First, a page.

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3 Problems Facing Autonomous Car Development

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We’ve all been intrigued by the idea of self-driving cars for a few years now. Once thought to be the stuff of science fiction, autonomous vehicles are quickly becoming a reality. These days you’d be hard-pressed to find an informed individual who doesn’t think that we’ll all be riding along in self-driving cars in the near future. Plenty of tech companies and car manufacturers have already put certain autonomous features into place like Tesla’s “autopilot” cruise control mode or the ability of some cars to parallel park on their own.

What is it that’s actually holding us back from fully capable, robotic cars? Some would say nothing. Uber has already tested self-driving fleets in Pittsburgh, and numerous other companies have also experimented with road-ready autonomous vehicles. Still, we’re clearly not quite at a point where these vehicles are the norm, or available to consumers. Here are a few reasons why.

The Crash Decision Quandary

Inevitably, programs will have to be written into self-driving cars’ AI telling them how to act under dangerous circumstances. Slate called this problem “the ethical quandary of self-driving cars,” and pointed out that these cars will have to be told with whom to collide should the situation arise. Do they act in the best interests of their own passengers? Or do they strive to save minimize the risk to human life in general, even if that means endangering passengers to save pedestrians in range of the accident? These are unsettling questions, and it’s hard to imagine them being answered definitively. Yet they’ll need to be before these cars can safely hit the road in any sort of mass rollout.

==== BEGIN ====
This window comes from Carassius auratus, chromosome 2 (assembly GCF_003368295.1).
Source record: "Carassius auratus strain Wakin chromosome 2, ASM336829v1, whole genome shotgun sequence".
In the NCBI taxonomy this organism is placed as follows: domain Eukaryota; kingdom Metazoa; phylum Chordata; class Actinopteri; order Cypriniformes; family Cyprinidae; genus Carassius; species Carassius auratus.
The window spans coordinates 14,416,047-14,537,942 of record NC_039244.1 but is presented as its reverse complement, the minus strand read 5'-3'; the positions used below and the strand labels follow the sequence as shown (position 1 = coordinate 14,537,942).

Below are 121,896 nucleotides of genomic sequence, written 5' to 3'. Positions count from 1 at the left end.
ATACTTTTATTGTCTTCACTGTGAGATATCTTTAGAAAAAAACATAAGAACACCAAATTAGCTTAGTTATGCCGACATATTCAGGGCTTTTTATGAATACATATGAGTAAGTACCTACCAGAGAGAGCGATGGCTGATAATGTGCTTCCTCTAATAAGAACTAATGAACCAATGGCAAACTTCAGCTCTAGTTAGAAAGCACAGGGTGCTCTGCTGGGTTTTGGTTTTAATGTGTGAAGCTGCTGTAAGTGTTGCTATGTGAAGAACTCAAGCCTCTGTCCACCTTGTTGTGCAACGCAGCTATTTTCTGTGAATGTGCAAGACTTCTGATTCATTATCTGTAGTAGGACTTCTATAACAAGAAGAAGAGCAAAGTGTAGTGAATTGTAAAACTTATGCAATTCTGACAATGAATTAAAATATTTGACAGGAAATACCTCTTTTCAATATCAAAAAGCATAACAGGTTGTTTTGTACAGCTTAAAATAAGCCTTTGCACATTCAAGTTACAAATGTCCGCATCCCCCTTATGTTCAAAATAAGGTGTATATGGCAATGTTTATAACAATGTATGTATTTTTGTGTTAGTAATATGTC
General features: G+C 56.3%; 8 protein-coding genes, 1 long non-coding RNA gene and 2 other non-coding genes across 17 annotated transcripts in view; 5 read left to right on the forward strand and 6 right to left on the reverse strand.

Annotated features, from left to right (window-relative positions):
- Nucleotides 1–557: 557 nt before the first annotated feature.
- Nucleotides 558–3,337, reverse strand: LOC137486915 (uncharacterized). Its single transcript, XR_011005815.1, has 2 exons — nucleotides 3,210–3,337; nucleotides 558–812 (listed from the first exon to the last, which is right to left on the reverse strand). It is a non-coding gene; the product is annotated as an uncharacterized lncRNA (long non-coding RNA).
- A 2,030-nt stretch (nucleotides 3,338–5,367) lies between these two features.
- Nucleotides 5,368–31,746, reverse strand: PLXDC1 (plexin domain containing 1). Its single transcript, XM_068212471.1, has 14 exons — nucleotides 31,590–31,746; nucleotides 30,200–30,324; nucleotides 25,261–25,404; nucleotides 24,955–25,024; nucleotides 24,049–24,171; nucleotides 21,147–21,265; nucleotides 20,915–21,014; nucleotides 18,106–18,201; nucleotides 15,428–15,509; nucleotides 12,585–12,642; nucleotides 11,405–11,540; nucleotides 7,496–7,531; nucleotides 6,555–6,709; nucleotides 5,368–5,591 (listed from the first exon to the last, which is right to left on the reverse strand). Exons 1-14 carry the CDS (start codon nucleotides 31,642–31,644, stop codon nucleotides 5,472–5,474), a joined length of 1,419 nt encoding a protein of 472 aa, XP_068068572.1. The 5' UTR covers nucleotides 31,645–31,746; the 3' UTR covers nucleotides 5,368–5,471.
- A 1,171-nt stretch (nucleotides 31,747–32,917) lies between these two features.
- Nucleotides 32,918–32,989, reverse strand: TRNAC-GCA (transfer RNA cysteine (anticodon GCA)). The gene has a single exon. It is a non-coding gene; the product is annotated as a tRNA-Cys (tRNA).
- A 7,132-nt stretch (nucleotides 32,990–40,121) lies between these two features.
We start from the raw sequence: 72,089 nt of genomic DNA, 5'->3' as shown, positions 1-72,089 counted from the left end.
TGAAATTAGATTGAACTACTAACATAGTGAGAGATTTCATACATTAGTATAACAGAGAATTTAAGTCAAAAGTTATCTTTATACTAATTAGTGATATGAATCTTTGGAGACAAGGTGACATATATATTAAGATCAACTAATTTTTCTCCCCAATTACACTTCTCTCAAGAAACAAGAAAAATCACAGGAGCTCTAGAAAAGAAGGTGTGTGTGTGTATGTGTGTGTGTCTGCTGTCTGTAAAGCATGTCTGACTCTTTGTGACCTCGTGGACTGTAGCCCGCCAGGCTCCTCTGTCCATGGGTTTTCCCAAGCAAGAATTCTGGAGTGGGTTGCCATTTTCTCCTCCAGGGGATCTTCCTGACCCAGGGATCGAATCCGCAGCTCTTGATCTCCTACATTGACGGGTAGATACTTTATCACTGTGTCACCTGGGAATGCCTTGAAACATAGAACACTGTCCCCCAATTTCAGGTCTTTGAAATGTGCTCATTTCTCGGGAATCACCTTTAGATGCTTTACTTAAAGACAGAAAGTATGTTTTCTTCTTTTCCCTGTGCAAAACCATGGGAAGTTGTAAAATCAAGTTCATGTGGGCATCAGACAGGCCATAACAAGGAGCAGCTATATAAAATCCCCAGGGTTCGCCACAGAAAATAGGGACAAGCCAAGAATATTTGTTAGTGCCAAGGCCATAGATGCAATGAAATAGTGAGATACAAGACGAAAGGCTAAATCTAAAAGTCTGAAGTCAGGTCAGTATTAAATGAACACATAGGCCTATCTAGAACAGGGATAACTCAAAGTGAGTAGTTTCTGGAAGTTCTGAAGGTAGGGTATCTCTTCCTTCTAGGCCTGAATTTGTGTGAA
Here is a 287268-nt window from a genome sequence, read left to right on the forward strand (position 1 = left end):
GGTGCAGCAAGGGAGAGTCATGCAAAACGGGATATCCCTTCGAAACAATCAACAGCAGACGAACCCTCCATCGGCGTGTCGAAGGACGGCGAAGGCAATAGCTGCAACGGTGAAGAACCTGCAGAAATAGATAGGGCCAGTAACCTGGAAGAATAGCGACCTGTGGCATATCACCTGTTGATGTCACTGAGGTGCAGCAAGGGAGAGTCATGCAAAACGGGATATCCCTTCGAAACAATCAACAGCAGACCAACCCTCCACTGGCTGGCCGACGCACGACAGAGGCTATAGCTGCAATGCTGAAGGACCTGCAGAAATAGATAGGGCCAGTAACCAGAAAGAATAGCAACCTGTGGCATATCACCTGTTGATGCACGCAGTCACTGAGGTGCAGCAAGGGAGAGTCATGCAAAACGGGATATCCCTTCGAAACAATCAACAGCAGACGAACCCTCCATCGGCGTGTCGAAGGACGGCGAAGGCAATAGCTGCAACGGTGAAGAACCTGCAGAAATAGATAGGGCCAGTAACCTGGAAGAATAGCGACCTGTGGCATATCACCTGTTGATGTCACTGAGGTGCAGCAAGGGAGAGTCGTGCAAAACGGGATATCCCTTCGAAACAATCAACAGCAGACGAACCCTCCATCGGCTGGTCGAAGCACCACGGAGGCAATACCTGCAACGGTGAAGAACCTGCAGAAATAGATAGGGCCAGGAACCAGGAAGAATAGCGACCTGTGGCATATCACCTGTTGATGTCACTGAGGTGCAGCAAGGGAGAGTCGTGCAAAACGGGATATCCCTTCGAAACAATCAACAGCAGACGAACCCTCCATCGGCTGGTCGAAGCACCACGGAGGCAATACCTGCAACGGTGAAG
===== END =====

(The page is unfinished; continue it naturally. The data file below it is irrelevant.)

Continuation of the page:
Recognition Of Human Signals

The nature of self-driving cars is that they’re connected to all of their surroundings. Make no mistake, these cars will be devices that fall under the “Internet of Things” umbrella, connecting to other cars and traffic lights while sensing other surroundings as well. What they can’t necessarily sense are human expressions, gestures, and emotions. Telogis pointed this out in an article that quoted a computer science professor as saying that one of the biggest problems facing autonomous vehicles is nonverbal communication. Humans use eye contact, hand gestures, and other subtle movements to communicate all kinds of intentions on the road, and these same intentions are not always evident by the movement or positioning of their vehicles. This is something that autonomous vehicles are not fully equipped to deal with yet and will need to be before they can become available to the public.

Regulatory Hurdles To Come

Like many other new technological developments, autonomous cars operated for a while with limited interference from government. Sometimes these things develop so rapidly that regulation is essentially an afterthought. It stands to reason that before self-driving vehicles are sold to consumers on a broad scale and are fully legal on the roads, the government will need to have its say. As The Verge wrote this fall, the government finally woke up to the self-driving car movement and introduced policies suggesting that manufacturers will need to share significant data before selling the vehicles. This is probably only the beginning of a series of regulatory hurdles. Autonomous cars likely won’t become a widespread reality until manufacturers and government committees have struck up a number of compromises.

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Alan Jordan

A graduate in Journalism, Alan shares with us his interest in technology and innovation as he pursues his love for writing.

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